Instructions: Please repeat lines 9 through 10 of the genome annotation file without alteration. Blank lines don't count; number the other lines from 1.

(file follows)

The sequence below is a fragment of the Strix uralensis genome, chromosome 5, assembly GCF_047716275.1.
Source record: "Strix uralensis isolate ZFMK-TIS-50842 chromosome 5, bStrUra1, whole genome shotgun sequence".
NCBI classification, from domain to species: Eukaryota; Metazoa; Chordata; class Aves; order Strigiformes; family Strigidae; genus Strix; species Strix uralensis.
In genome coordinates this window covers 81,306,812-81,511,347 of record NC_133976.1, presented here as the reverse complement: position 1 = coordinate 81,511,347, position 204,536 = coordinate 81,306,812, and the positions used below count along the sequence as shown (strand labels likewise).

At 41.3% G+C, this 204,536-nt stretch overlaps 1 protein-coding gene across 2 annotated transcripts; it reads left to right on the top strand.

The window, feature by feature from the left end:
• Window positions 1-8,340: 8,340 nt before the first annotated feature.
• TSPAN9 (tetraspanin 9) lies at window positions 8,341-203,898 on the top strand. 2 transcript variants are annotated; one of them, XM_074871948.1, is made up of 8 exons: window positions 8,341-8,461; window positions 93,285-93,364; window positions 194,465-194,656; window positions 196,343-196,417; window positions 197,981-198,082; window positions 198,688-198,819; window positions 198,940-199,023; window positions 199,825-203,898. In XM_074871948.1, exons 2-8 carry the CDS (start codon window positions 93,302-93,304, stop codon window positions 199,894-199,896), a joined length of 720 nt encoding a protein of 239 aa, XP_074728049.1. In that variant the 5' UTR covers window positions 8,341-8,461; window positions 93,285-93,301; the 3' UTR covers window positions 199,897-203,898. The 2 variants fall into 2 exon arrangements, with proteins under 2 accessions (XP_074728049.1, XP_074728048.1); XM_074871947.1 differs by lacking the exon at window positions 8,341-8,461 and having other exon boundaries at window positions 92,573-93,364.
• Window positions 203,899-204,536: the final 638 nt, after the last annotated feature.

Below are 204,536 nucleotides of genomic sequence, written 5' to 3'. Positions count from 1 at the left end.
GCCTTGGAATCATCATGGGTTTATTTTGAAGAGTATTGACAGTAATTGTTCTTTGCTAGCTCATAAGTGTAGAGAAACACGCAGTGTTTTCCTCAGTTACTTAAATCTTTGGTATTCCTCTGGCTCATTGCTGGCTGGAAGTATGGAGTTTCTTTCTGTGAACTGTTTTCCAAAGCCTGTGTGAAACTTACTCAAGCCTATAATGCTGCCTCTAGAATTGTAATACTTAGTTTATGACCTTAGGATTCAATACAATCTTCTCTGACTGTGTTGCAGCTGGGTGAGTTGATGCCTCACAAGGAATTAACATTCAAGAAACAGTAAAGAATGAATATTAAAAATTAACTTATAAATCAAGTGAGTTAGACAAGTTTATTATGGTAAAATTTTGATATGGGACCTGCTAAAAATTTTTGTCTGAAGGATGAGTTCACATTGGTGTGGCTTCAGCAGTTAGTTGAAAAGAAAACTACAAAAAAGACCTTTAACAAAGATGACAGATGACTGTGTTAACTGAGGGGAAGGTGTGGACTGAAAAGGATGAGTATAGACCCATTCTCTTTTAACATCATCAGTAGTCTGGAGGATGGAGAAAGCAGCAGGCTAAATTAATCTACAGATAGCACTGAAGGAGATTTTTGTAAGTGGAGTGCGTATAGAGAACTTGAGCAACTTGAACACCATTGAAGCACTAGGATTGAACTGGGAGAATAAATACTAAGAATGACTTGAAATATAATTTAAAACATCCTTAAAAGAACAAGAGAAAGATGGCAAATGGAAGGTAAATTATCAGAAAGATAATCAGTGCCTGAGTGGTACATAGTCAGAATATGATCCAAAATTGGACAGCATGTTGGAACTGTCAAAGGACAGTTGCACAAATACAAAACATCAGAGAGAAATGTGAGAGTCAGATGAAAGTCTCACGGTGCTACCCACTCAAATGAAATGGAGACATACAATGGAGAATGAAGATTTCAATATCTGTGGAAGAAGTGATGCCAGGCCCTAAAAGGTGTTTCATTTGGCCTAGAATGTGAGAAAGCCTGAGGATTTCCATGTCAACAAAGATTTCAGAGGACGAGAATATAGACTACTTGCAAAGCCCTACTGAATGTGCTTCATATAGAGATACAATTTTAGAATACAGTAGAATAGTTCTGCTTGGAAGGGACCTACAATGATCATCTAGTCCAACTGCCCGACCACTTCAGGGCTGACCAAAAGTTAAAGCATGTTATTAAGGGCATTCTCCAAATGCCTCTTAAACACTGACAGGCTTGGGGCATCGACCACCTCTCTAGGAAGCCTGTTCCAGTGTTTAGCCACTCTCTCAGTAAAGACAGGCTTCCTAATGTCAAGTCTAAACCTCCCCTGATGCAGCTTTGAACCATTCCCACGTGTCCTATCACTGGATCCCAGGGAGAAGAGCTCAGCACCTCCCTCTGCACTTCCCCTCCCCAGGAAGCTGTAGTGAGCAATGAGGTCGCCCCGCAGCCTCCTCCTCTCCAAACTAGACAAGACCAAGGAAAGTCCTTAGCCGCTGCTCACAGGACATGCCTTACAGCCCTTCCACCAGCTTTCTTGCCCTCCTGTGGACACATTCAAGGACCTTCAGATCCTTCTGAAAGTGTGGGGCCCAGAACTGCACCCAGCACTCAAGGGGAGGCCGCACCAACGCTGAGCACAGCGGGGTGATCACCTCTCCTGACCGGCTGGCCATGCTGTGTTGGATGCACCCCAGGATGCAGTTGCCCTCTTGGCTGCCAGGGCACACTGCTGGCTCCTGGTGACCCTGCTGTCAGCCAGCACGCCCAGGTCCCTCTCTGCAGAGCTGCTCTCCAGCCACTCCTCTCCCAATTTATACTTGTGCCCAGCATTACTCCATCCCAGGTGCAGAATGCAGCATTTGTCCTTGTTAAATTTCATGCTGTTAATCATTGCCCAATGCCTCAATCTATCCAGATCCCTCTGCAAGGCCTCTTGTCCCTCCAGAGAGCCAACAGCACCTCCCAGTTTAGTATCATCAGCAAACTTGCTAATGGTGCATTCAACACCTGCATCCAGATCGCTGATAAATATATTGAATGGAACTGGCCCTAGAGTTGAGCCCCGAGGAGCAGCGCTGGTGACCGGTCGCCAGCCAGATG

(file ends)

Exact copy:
• Window positions 203,899-204,536: the final 638 nt, after the last annotated feature.

Below are 204,536 nucleotides of genomic sequence, written 5' to 3'. Positions count from 1 at the left end.